13th Century fort from Chola period discovered near Villupuram

Gengavaram holds historical importance in that it was formerly known as Gangaikondachozhapuram followed by Gangaipuram.

Published: 16th July 2023 07:58 AM  |   Last Updated: 16th July 2023 07:58 AM   |  A+A-

13th-century fort

Express News Service

VILLUPURAM: A 13th-century fort, believed to be belonging to the Kadavaraya dynasty that flourished in the Chola period, was recently discovered by a team of archaeologists, history students, and researchers at Gengavaram village near Gingee. Calling it the oldest of its kind in Tamil Nadu, the research team has sought for the site's preservation.  

Gengavaram holds historical importance in that it was formerly known as Gangaikondachozhapuram followed by Gangaipuram. Nestled atop a hill at an elevation of 1,550 feet, the village houses the fort, referred to by locals as Thuruvankottai. Over the past few weeks, a research team led by T Ramesh, Assistant Professor from the Department of History at Aringar Anna Government Arts and Science College in Villupuram, has been extensively studying this fort. "Thurugam, meaning 'fort' in Marathi, led us to believe that the locals under the Maratha rulers named it Thuruvankottai," Ramesh told TNIE.

The fort's primary entrance is on the east side, while most steps on the west side have been damaged. To enhance security, a wall has been constructed on one side, while an exit can be found on the southwest side. The fort was primarily constructed with bricks, soil, and lime.Ramesh explained, "We discovered traces of small rooms. An oil well was found, covered by a structure shaped like a bat's forehead, and two square-shaped cavities that were used likely for storing oil."

The team also discovered five inscriptions at the fort. One was discovered on the embankment at the heart of the hill. According to the inscription, the lake was once known as Avani Alapirandavan, which Ramesh confirmed to be another name for King Koperum Singan of the Kadavaraya dynasty. Springs associated with Kachiperumal, Mannar Makkal Nayagan, a Shivalinga engraved in a rock, two mortar pits were also uncovered.

Ramesh continued, "These pieces of evidence strongly indicate that this fort belonged to the Kadavarayars, a small kingdom that flourished in Nadunadu under the Chola dynasty during the 13th century. These rulers initially governed from Kodalur (Cuddalore) before relocating their capital to Senthamangalam near Ulundurpet. They considered themselves the descendants of the Pallava dynasty. It was also revealed that the fort was utilised during the Vijayanagar Nayakar period after the decline of the Kadavarayars."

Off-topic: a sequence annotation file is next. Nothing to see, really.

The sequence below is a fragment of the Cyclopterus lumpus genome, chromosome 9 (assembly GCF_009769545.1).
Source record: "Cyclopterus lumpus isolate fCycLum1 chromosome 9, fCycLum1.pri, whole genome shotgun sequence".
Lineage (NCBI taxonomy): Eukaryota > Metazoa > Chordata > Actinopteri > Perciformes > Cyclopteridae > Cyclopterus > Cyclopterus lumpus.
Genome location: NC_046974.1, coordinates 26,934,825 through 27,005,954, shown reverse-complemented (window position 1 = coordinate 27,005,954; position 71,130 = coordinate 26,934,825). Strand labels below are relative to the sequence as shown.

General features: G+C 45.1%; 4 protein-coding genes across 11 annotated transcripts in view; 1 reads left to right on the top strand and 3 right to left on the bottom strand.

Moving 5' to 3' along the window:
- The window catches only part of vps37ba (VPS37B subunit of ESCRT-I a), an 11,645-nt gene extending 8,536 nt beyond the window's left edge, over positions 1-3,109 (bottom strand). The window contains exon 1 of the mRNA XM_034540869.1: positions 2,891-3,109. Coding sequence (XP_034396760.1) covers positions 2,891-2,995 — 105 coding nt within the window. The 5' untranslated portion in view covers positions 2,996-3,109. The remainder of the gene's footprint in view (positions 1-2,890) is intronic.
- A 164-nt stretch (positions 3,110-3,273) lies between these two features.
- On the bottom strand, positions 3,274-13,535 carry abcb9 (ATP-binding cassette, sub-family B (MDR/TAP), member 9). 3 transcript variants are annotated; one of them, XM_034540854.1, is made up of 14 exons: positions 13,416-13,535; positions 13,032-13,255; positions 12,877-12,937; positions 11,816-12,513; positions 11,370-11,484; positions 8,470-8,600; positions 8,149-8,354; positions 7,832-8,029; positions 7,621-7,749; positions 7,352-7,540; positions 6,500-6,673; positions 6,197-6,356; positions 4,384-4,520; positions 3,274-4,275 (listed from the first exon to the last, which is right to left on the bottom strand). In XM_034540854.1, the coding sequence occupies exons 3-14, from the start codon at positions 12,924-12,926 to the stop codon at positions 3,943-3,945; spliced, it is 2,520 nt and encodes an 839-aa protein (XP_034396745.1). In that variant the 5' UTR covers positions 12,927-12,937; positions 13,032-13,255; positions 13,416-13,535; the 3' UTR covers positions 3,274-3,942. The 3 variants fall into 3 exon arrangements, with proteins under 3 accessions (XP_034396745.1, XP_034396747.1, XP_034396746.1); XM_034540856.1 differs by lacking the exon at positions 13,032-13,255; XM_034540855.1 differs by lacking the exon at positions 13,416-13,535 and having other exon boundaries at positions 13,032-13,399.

Ramesh urged for immediate government action to preserve this historical legacy for future generations.

Follow The New Indian Express channel on WhatsApp


Disclaimer : We respect your thoughts and views! But we need to be judicious while moderating your comments. All the comments will be moderated by the newindianexpress.com editorial. Abstain from posting comments that are obscene, defamatory or inflammatory, and do not indulge in personal attacks. Try to avoid outside hyperlinks inside the comment. Help us delete comments that do not follow these guidelines.

The views expressed in comments published on newindianexpress.com are those of the comment writers alone. They do not represent the views or opinions of newindianexpress.com or its staff, nor do they represent the views or opinions of The New Indian Express Group, or any entity of, or affiliated with, The New Indian Express Group. newindianexpress.com reserves the right to take any or all comments down at any time.

flipboard facebook twitter whatsapp